Federal Rule of Civil Procedure 50 provides that where there is no "legally sufficient evidentiary basis" for a reasonable jury to find for a party on a particular issue, the court may resolve the issue against that party and may grant a motion for judgment as a matter of law. "A movant seeking to set aside a jury verdict faces a `high bar.'" See Tse v. UBS Fin. Servs., Inc., 568 F.Supp.2d 274, 311-12 (S.D.N.Y. 2008) (citing Lavin-McEleney v. Marist Coll., 239 F.3d 476, 479 (2d Cir. 2001)). "A jury verdict should be set aside under Rule 50 only where there is `such a complete absence of evidence supporting the verdict that the jury's findings could only have been the result of sheer surmise and conjecture,' or where there is `such an overwhelming amount of evidence in favor of the movant that reasonable and fair minded [jurors] could not arrive at a verdict against him.'" Id. (citing Kosmynka v. Polaris Indus., Inc., 462 F.3d 74, 79 (2d Cir. 2006)). In making its determination, the court must not make credibility assessments and must view the evidence in the light most favorable to the non-moving party. Tolbert v. Queens Coll., 242 F.3d 58, 70 (2d Cir. 2001). Accordingly, while the court "should review the record as a whole, it must disregard all evidence favorable to the moving party that the jury is not required to believe." Reeves v. Sanderson Plumbing Prods., Inc., 530 U.S. 133, 15 (2000).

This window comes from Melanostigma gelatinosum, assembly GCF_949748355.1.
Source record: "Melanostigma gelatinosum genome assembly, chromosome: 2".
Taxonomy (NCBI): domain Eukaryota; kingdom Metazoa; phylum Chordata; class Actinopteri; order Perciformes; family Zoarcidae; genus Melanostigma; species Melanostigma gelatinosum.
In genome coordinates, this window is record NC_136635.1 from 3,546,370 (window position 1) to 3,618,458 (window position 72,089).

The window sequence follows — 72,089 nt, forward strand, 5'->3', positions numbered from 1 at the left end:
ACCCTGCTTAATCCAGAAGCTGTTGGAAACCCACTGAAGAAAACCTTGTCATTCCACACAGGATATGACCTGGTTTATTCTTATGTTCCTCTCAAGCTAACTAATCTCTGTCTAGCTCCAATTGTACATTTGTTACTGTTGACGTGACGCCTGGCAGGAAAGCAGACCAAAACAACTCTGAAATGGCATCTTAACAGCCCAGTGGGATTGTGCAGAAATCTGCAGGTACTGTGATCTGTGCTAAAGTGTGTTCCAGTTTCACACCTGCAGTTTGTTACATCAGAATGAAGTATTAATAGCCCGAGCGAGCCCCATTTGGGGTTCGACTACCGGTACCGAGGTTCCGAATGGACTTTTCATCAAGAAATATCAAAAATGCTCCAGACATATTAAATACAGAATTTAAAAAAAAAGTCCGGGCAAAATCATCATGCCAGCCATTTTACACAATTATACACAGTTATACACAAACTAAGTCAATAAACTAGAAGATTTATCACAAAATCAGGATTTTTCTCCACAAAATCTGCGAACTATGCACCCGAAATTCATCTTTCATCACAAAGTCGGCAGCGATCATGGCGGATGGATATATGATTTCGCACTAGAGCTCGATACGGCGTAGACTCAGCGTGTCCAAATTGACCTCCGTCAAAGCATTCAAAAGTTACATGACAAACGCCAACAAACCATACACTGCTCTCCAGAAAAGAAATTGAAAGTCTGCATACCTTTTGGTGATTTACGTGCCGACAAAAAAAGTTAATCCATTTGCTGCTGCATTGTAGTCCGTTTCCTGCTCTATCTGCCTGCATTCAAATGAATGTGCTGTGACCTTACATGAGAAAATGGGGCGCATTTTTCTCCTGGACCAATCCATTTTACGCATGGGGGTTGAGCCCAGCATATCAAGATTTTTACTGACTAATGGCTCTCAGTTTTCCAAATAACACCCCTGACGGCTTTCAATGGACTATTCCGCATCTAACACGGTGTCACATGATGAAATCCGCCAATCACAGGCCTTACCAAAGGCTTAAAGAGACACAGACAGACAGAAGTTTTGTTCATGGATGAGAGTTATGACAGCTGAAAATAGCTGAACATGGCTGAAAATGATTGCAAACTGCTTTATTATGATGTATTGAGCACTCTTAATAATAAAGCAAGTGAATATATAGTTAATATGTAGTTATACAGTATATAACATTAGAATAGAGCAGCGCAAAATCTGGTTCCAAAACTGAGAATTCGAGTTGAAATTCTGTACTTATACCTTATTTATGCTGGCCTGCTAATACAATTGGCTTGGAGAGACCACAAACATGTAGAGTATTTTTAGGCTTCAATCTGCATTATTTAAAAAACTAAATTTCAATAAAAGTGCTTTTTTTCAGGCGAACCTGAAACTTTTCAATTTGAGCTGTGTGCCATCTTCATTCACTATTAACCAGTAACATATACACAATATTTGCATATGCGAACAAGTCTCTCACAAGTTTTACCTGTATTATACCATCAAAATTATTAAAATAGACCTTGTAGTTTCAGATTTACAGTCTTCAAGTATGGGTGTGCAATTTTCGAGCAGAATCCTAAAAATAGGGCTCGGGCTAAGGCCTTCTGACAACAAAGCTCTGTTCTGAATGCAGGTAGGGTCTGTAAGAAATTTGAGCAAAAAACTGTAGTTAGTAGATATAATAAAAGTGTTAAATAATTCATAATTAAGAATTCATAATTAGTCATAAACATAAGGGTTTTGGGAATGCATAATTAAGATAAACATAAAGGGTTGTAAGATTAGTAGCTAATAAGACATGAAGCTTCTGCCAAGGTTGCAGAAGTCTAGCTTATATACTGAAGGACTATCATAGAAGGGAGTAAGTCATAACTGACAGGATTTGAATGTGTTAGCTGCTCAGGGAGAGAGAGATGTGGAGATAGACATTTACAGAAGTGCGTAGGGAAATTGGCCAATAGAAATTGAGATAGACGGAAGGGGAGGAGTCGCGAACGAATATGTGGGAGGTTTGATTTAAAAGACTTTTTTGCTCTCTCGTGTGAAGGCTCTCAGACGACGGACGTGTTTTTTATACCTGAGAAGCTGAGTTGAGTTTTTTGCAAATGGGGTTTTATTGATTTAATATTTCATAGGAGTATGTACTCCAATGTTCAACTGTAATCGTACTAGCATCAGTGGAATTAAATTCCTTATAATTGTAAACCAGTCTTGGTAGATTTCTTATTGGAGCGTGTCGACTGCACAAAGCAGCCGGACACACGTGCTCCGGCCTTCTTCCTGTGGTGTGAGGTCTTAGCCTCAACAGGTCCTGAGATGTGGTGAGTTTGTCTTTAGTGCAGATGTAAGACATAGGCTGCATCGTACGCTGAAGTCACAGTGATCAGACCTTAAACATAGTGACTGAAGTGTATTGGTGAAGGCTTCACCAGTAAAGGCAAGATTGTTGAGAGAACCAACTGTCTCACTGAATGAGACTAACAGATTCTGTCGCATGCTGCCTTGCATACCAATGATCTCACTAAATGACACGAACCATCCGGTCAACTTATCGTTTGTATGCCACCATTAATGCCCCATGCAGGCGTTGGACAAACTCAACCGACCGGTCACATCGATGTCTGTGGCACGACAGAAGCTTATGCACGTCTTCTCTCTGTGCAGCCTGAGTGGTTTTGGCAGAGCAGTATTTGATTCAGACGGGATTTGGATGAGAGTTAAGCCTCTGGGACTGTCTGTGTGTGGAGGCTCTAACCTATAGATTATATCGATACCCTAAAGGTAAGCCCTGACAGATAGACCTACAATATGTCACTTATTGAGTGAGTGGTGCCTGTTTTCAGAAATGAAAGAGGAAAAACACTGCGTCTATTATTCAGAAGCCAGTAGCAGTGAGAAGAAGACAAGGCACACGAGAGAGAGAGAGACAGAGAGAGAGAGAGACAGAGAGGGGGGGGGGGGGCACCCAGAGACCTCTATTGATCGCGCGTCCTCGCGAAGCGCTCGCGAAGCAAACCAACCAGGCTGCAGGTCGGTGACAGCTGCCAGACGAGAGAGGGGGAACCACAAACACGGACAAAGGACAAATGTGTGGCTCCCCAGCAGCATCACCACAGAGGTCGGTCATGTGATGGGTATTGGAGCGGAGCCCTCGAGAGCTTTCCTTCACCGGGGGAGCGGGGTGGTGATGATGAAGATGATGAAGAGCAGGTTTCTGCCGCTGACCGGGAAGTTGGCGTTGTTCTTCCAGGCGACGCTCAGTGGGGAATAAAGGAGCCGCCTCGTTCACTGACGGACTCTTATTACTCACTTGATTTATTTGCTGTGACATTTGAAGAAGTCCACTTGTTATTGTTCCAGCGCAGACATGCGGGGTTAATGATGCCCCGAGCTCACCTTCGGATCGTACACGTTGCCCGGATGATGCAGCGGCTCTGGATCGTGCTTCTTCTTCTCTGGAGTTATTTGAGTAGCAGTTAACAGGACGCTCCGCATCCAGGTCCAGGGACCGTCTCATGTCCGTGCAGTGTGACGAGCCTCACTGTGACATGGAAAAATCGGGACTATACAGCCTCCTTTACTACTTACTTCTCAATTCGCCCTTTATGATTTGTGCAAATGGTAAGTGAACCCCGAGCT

The standard for granting a new trial pursuant to Fed. R. Civ. P. 59 "is less stringent than that for judgment as a matter of law." Zakre, 541 F. Supp. 2d at 560. A motion for a new trial should be granted when, in the opinion of the district court, "the jury has reached a seriously erroneous result or . . . the verdict is a miscarriage of justice." Song v. Ives Labs., Inc., 957 F.2d 1041, 1047 (2d Cir. 1992). In contrast to a motion for judgment as a matter of law, a new trial may be granted even if there is substantial evidence to support the jury's verdict. Id. Moreover, "a trial judge hearing a motion for a new trial `is free to weigh the evidence himself and need not view it in the light most favorable to the verdict winner.'" Id. (citation omitted). However, "[w]here the resolution of the issues depended on assessment of the credibility of the witnesses, it is proper for the court to refrain from setting aside the verdict and granting a new trial." Zakre, 541 F. Supp. 2d at 560 (citing Piesco v. Koch, 12 F.3d 332, 345 (2d Cir. 1993)).